Last summer, I purchased a new aluminum fishing boat. It’s great, but I screwed up by “cheaping out” at the last minute. I passed on the trolling motor package and – as you’ve probably guessed – now want to add a trolling motor.
As a long time reader, I know that you are a big fan of Motorguide trolling motors and I’ll be buying one in the next couple weeks. My question concerns the boat wiring.
The Motorguide will be bow mounted, but since I didn’t get the trolling package, the only wire at the bow is a 16 gauge pair for the Attwood LED navigation light. But, according to your boat wiring size calculator, the trolling motor should be wired with 6 gauge.
Is there any way to make the smaller wire work? I hate to start rewiring a brand new boat if I can avoid it.
Since your boat is new, you may be in luck. A lot of boat builders now use Ancor’s new Nanotech Wire. As you’d guess from the name, it uses nanotechnology to solve problems just like yours.
Simply put, Nanotech Wire matches wire size to power demand by moving copper to where it is most needed – sort of a Viagra for marine electrical.
In the past, running a trolling motor on undersized wire caused voltage drops, heat buildup and embarrassing insurance claims. But now, that same temperature increase signals Nanotech Wire to deploy an army of nanobots who quickly rebuild the harness to match the power demand. While at work, these little guys make the wire looks like a python that swallowed a large rat.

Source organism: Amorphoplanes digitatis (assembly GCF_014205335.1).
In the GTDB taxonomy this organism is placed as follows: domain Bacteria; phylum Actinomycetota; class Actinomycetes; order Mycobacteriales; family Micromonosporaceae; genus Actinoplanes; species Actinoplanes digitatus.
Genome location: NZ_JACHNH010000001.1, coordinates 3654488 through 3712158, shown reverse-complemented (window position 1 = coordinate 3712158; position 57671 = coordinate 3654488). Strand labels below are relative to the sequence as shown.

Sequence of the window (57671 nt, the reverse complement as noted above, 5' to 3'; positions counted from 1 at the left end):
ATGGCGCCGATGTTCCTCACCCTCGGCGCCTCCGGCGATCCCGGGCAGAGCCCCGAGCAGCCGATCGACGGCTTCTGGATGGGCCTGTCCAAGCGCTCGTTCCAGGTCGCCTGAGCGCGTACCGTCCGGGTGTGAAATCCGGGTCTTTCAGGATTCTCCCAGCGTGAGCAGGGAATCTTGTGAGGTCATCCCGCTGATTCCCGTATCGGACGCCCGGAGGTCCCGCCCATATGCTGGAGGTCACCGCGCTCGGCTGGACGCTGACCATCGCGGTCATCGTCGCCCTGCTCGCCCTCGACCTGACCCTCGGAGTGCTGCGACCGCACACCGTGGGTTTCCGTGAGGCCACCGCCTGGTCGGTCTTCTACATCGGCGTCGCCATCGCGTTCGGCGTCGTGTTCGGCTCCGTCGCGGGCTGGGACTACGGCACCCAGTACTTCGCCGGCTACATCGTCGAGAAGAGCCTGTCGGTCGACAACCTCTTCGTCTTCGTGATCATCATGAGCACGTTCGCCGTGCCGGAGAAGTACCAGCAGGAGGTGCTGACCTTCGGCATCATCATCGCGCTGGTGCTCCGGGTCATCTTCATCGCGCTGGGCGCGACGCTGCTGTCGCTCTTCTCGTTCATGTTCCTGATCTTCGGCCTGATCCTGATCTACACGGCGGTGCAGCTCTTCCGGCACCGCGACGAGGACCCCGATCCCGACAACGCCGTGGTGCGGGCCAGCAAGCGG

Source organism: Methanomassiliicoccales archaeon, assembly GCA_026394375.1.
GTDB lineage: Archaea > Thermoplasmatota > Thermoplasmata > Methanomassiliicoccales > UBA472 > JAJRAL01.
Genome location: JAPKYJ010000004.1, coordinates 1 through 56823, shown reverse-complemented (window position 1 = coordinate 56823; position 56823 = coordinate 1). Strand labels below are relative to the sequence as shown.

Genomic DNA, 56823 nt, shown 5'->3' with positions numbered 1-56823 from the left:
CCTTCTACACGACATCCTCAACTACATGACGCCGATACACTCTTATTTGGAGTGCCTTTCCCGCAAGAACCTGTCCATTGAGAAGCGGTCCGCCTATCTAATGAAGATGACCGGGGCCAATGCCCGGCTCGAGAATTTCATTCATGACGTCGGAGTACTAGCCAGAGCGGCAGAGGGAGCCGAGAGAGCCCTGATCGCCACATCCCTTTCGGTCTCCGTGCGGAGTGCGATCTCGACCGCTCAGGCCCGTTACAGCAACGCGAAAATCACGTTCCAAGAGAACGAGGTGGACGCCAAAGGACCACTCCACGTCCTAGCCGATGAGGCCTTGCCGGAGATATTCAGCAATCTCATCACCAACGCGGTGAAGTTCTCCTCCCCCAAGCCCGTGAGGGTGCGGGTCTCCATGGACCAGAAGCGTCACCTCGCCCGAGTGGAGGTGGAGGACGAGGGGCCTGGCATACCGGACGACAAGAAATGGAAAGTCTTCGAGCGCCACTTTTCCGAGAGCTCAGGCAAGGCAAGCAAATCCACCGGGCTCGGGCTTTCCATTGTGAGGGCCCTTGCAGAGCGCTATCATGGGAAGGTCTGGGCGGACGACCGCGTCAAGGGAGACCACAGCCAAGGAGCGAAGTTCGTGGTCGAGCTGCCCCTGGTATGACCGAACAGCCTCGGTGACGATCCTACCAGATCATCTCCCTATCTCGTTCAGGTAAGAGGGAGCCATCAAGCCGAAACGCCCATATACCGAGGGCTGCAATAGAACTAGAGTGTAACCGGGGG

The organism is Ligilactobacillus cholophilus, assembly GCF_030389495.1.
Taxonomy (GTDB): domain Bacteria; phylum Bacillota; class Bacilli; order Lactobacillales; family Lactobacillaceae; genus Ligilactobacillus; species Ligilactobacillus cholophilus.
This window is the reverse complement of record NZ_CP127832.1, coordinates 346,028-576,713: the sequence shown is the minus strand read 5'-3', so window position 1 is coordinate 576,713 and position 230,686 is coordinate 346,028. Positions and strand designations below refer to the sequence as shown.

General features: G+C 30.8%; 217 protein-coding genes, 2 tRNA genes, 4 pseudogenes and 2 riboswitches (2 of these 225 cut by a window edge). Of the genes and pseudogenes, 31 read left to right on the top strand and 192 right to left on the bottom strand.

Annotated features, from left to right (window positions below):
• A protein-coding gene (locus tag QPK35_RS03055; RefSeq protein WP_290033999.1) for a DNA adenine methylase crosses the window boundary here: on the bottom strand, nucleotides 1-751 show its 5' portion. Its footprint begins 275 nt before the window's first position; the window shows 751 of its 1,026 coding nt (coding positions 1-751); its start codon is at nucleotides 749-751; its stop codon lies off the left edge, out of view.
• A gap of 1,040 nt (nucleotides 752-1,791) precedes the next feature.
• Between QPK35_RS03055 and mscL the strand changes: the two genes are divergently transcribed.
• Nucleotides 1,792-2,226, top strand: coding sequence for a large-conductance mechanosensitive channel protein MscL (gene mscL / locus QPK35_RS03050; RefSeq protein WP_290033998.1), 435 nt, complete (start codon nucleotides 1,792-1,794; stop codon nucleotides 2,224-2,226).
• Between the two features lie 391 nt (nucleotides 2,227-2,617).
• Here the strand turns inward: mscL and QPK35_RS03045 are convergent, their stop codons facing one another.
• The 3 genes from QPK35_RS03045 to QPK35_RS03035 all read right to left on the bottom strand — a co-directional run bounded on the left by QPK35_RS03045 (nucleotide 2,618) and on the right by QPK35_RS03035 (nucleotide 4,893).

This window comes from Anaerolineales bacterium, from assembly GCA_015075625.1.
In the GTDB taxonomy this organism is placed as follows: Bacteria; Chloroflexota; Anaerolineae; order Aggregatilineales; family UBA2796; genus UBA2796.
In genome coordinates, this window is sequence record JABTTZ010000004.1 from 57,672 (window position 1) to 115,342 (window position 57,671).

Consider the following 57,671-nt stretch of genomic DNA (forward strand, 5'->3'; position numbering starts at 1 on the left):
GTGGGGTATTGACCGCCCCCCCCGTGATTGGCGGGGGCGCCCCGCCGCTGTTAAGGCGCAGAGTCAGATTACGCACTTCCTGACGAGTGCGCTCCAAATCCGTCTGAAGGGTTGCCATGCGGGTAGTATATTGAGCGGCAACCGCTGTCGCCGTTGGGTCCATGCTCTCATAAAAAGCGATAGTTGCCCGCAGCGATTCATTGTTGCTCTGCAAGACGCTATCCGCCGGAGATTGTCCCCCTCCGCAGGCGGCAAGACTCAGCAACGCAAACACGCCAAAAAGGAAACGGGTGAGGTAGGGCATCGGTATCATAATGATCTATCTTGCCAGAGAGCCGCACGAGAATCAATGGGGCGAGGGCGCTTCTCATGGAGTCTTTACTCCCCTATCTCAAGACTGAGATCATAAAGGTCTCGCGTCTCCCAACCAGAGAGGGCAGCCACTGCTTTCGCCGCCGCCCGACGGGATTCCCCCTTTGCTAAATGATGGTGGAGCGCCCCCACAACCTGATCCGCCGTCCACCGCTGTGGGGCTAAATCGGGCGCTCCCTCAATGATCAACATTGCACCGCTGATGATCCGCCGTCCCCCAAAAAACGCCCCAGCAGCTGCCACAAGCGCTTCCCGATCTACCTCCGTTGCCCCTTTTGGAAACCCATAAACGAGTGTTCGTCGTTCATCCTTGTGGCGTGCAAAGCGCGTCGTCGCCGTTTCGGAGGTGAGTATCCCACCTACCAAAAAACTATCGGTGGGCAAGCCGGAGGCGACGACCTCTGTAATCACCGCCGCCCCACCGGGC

Once your harness is properly sized, the same bots then go to work on its insulation so that it correctly corresponds to standard boat wiring colors.
The patented process is called Nanotech Overload Sensing Heat Induced Tranference and it works great. The only time I’ve seen it fail is when there are so many accessories turned on that there is no extra copper available. If this happens a lot, I usually recommend the addition of a copper reservoir to supply additional material as needed.
Have an excellent day.